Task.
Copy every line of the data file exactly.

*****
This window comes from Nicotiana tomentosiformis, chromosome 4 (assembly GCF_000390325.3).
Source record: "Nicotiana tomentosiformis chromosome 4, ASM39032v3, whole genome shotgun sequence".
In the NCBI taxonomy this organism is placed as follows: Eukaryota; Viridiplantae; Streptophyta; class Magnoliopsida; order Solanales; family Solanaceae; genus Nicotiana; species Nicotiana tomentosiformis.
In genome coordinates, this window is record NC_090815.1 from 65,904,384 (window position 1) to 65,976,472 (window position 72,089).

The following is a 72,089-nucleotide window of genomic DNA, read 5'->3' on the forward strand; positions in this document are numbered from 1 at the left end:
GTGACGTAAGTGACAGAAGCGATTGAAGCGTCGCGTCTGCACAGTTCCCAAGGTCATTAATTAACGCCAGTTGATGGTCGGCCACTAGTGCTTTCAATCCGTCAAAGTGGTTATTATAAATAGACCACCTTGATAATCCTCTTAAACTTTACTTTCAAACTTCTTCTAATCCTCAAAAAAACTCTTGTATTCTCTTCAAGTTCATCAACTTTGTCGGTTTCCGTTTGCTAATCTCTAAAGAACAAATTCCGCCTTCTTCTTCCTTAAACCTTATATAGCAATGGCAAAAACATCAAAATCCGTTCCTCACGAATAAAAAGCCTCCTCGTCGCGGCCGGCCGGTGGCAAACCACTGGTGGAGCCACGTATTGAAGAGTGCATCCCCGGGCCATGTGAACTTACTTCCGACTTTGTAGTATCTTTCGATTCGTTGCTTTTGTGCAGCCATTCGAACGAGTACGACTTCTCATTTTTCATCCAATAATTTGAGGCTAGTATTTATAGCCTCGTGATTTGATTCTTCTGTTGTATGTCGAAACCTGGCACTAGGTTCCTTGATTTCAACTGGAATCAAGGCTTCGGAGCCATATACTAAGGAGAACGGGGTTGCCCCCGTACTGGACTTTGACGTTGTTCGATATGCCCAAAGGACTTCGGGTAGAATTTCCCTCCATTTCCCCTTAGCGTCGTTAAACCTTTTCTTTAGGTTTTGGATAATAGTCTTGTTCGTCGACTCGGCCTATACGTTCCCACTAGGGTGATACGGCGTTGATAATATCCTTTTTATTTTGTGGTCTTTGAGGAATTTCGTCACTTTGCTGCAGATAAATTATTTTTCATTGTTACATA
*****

This window comes from Nicotiana tomentosiformis, chromosome 4 (assembly GCF_000390325.3).
Source record: "Nicotiana tomentosiformis chromosome 4, ASM39032v3, whole genome shotgun sequence".
In the NCBI taxonomy this organism is placed as follows: Eukaryota; Viridiplantae; Streptophyta; class Magnoliopsida; order Solanales; family Solanaceae; genus Nicotiana; species Nicotiana tomentosiformis.
In genome coordinates, this window is record NC_090815.1 from 65,904,384 (window position 1) to 65,976,472 (window position 72,089).

The following is a 72,089-nucleotide window of genomic DNA, read 5'->3' on the forward strand; positions in this document are numbered from 1 at the left end:
GTGACGTAAGTGACAGAAGCGATTGAAGCGTCGCGTCTGCACAGTTCCCAAGGTCATTAATTAACGCCAGTTGATGGTCGGCCACTAGTGCTTTCAATCCGTCAAAGTGGTTATTATAAATAGACCACCTTGATAATCCTCTTAAACTTTACTTTCAAACTTCTTCTAATCCTCAAAAAAACTCTTGTATTCTCTTCAAGTTCATCAACTTTGTCGGTTTCCGTTTGCTAATCTCTAAAGAACAAATTCCGCCTTCTTCTTCCTTAAACCTTATATAGCAATGGCAAAAACATCAAAATCCGTTCCTCACGAATAAAAAGCCTCCTCGTCGCGGCCGGCCGGTGGCAAACCACTGGTGGAGCCACGTATTGAAGAGTGCATCCCCGGGCCATGTGAACTTACTTCCGACTTTGTAGTATCTTTCGATTCGTTGCTTTTGTGCAGCCATTCGAACGAGTACGACTTCTCATTTTTCATCCAATAATTTGAGGCTAGTATTTATAGCCTCGTGATTTGATTCTTCTGTTGTATGTCGAAACCTGGCACTAGGTTCCTTGATTTCAACTGGAATCAAGGCTTCGGAGCCATATACTAAGGAGAACGGGGTTGCCCCCGTACTGGACTTTGACGTTGTTCGATATGCCCAAAGGACTTCGGGTAGAATTTCCCTCCATTTCCCCTTAGCGTCGTTAAACCTTTTCTTTAGGTTTTGGATAATAGTCTTGTTCGTCGACTCGGCCTATACGTTCCCACTAGGGTGATACGGCGTTGATAATATCCTTTTTATTTTGTGGTCTTTGAGGAATTTCGTCACTTTGCTGCAGATAAATTATTTTTCATTGTTACATA